Netflix’s co-founder, Marc Randolph, on how to tackle your fears and reach your full potential
Investor, mentor and entrepreneur Marc Randolph shares five pieces of advice to future entrepreneurs
Written By Popi Bowman
It wasn’t his first profitable startup, but after establishing Netflix in the late 1990s with the current CEO, Reed Hastings, Marc Randolph (now a multi-billionaire) proved the doubters wrong. On his eponymous website, he recounts a conversation when someone accused him of being misleading for claiming that Netflix stock could someday reach $100—it recently passed $400.
“Never in a million years” did Randolph imagine Netflix could reach such heights, with almost 130 million subscribers to date. Although he left the company more than 15 years ago, he admits his shares are the “ever-filling bucket.” When asked what he’s most proud of, Randolph answers: “That I didn’t give up.” In our conversation, he explains that fear is an entrepreneur’s worst enemy: “It’s fear that I can’t do this because I’m not in Silicon Valley, I’m not smart enough, I need money, I need a co-founder, I need – I can’t… what if I start and it doesn’t work? I’d better figure out every possible thing that could go wrong.” As an investor-mentor-entrepreneur, he has advised hundreds of companies, and in the process has seen the many ways that big ideas can crash and burn, or succeed. Also a self-professed “fixer,” Randolph says he finds the greatest satisfaction not in the monetary rewards, but in helping to nurture success for others.
Face your fears
The first step in tackling fear, he explains, is to become less risk-averse. Being able to innovate and change – as Netflix did when it moved from DVD shipping (the majority of its business at the time) to streaming video (which was only on the cusp of development) – is a delicate balance of vision and bravery: “Risk-taking is nature and nurture, just like anything. You can absolutely train yourself to be more risk tolerant — you can learn techniques to counteract your risk aversion,” he explains. At the same time, Randolph believes that many entrepreneurs also need to simplify their approach, to eliminate unnecessary hazards: “One of the big things I teach people how to do is scale down the size of the risks. You don’t need to quit your job and mortgage your house and all of these things. You can do it on the side, you can do it in your spare time, you can do it with no money.”
Be the best, not the first
While fear might be an entrepreneur’s worst enemy, he admits the list of pitfalls is long – and as an angel investor who supports projects at an early stage (Randolph’s preference because, he admits, it’s more exciting), it can be almost impossible to anticipate whether success will follow a great idea. In some cases, it might not require a purely original idea at all, as he explains on his blog (using the example of Facebook versus MySpace): “One should never be afraid to try an idea that has been tried before… in many ways it might be an advantage… since if you’re smart about it, you can incorporate all the learning that took place on someone else’s dime.”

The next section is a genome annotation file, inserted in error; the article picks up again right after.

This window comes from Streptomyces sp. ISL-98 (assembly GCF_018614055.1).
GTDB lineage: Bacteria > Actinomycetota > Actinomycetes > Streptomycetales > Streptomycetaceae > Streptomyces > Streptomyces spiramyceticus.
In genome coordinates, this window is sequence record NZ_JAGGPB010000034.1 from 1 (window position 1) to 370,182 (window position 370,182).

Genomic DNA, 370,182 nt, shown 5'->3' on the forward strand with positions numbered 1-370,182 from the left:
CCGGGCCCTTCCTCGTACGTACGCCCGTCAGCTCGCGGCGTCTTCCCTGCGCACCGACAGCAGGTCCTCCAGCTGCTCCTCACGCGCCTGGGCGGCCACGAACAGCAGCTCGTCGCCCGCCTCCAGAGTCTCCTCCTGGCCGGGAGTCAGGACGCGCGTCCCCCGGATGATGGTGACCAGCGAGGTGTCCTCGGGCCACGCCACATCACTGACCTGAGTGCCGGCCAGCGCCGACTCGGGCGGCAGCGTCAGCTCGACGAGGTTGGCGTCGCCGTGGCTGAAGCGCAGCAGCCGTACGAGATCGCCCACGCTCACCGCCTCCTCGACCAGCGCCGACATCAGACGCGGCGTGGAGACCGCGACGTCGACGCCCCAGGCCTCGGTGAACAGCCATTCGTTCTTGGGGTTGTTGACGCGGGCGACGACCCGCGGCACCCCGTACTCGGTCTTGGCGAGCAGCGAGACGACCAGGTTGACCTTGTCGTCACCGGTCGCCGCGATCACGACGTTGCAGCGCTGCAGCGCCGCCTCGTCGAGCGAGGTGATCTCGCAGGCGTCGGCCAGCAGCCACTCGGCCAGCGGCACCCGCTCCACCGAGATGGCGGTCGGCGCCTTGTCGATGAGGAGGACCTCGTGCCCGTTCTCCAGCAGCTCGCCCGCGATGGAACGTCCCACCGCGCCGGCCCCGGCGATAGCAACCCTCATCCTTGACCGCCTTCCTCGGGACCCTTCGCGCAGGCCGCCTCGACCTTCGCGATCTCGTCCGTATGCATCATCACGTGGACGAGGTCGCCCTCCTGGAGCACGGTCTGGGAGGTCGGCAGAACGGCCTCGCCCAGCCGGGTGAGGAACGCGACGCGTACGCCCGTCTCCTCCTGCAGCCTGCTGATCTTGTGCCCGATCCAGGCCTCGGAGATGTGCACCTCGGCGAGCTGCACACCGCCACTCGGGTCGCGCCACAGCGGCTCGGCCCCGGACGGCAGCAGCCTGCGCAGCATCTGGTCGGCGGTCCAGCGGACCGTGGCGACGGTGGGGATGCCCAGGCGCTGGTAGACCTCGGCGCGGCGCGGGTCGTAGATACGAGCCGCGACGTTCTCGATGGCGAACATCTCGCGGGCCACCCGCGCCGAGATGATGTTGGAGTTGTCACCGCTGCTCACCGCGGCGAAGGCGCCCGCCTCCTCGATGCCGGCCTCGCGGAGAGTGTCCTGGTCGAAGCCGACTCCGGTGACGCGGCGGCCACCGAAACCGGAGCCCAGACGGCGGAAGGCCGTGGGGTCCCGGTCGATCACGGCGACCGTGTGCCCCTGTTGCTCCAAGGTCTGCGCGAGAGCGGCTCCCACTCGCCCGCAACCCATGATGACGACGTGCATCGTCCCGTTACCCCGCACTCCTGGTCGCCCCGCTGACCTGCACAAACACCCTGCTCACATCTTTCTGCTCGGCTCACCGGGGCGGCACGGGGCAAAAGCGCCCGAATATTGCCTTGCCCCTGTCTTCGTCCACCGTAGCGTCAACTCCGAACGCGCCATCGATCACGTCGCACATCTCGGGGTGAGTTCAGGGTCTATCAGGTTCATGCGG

Listen to yourself
In retrospect, the lesson Randolph wishes he learned earlier was to trust his intuition: “It takes a while before you really get this confidence of how powerful intuition can be — that it’s not just random,” he explains. “It actually is this subconscious assimilation of all kinds of data.” But when it comes to the one piece of advice he would give, Randolph believes that “just do it” is the best mantra (with a nod to Nike, of course): “Everyone has these ideas, I mean everyone — I should try this, I should do that, I should take this course, I should… whatever – and they always have some reason not to. And when I speak, some people are so deeply entrenched, and so Eeyore about it, that I’m never going to move them, and some people are already going to do it. It’s those people in the middle, even if you can shift them a little bit, they’ll go home and say, ‘ah, I’ll give it a shot.’”
Focus on one thing at a time
Randolph’s ultimate satisfaction comes from knowing that his advice can motivate others to take action. But on the other side of the coin, he warns, trying to do too much at once can also result in failure: “You don’t have the luxury of getting 20 things right – it’s hard enough to get one right – and so as soon as you begin saying, we’re going to do this, and this, and this, and this, and this – by definition, you’re not spending enough time on this, and then you’re doomed.”
Love the problem, not the solution
His strategy for success boils down to the approach: “Fall in love with the problem, not the solution – because if you fall in love with the solution, you’ll chase it trying to find a problem to fit it,” says Randolph. “And if you fall in love with the problem, you’ll learn everything you can to know about why that problem exists, and what efforts were made in the past to solve it, and who has that problem and under what conditions. Then you’ll come up with hundreds of ways to possibly solve it.”